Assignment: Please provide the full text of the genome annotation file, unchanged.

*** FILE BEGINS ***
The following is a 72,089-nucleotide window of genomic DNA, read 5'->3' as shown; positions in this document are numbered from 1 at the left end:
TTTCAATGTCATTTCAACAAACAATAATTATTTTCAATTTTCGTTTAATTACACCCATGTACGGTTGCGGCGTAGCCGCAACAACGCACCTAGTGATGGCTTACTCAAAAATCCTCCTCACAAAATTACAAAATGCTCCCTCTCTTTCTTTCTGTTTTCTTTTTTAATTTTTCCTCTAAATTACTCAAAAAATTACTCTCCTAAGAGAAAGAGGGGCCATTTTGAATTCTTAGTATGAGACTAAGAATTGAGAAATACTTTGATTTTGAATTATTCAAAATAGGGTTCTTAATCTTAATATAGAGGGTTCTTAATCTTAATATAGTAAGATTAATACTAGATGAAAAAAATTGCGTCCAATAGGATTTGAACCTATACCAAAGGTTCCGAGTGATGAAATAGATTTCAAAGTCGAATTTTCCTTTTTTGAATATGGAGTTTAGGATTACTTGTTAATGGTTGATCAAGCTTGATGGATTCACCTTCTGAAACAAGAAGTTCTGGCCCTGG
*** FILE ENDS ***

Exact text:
The following is a 72,089-nucleotide window of genomic DNA, read 5'->3' as shown; positions in this document are numbered from 1 at the left end:
TTTCAATGTCATTTCAACAAACAATAATTATTTTCAATTTTCGTTTAATTACACCCATGTACGGTTGCGGCGTAGCCGCAACAACGCACCTAGTGATGGCTTACTCAAAAATCCTCCTCACAAAATTACAAAATGCTCCCTCTCTTTCTTTCTGTTTTCTTTTTTAATTTTTCCTCTAAATTACTCAAAAAATTACTCTCCTAAGAGAAAGAGGGGCCATTTTGAATTCTTAGTATGAGACTAAGAATTGAGAAATACTTTGATTTTGAATTATTCAAAATAGGGTTCTTAATCTTAATATAGAGGGTTCTTAATCTTAATATAGTAAGATTAATACTAGATGAAAAAAATTGCGTCCAATAGGATTTGAACCTATACCAAAGGTTCCGAGTGATGAAATAGATTTCAAAGTCGAATTTTCCTTTTTTGAATATGGAGTTTAGGATTACTTGTTAATGGTTGATCAAGCTTGATGGATTCACCTTCTGAAACAAGAAGTTCTGGCCCTGG